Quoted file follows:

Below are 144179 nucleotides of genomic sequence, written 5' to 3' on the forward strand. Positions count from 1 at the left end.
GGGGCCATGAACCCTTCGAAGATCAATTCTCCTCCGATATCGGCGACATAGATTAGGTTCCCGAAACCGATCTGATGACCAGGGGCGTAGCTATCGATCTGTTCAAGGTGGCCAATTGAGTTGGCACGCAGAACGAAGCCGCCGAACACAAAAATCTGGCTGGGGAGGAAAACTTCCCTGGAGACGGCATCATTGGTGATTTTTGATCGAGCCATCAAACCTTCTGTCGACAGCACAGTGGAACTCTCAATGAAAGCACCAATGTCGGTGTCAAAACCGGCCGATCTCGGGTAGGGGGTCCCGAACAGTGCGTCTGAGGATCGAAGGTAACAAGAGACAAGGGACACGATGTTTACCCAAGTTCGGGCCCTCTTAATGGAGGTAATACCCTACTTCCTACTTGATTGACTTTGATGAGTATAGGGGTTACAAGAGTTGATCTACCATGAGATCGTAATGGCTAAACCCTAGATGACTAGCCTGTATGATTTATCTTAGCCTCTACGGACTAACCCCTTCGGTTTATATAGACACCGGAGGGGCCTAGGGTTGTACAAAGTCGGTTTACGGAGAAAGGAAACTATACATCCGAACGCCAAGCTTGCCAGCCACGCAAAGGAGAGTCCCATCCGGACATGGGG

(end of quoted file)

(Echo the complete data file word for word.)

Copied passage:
Below are 144179 nucleotides of genomic sequence, written 5' to 3' on the forward strand. Positions count from 1 at the left end.
GGGGCCATGAACCCTTCGAAGATCAATTCTCCTCCGATATCGGCGACATAGATTAGGTTCCCGAAACCGATCTGATGACCAGGGGCGTAGCTATCGATCTGTTCAAGGTGGCCAATTGAGTTGGCACGCAGAACGAAGCCGCCGAACACAAAAATCTGGCTGGGGAGGAAAACTTCCCTGGAGACGGCATCATTGGTGATTTTTGATCGAGCCATCAAACCTTCTGTCGACAGCACAGTGGAACTCTCAATGAAAGCACCAATGTCGGTGTCAAAACCGGCCGATCTCGGGTAGGGGGTCCCGAACAGTGCGTCTGAGGATCGAAGGTAACAAGAGACAAGGGACACGATGTTTACCCAAGTTCGGGCCCTCTTAATGGAGGTAATACCCTACTTCCTACTTGATTGACTTTGATGAGTATAGGGGTTACAAGAGTTGATCTACCATGAGATCGTAATGGCTAAACCCTAGATGACTAGCCTGTATGATTTATCTTAGCCTCTACGGACTAACCCCTTCGGTTTATATAGACACCGGAGGGGCCTAGGGTTGTACAAAGTCGGTTTACGGAGAAAGGAAACTATACATCCGAACGCCAAGCTTGCCAGCCACGCAAAGGAGAGTCCCATCCGGACATGGGG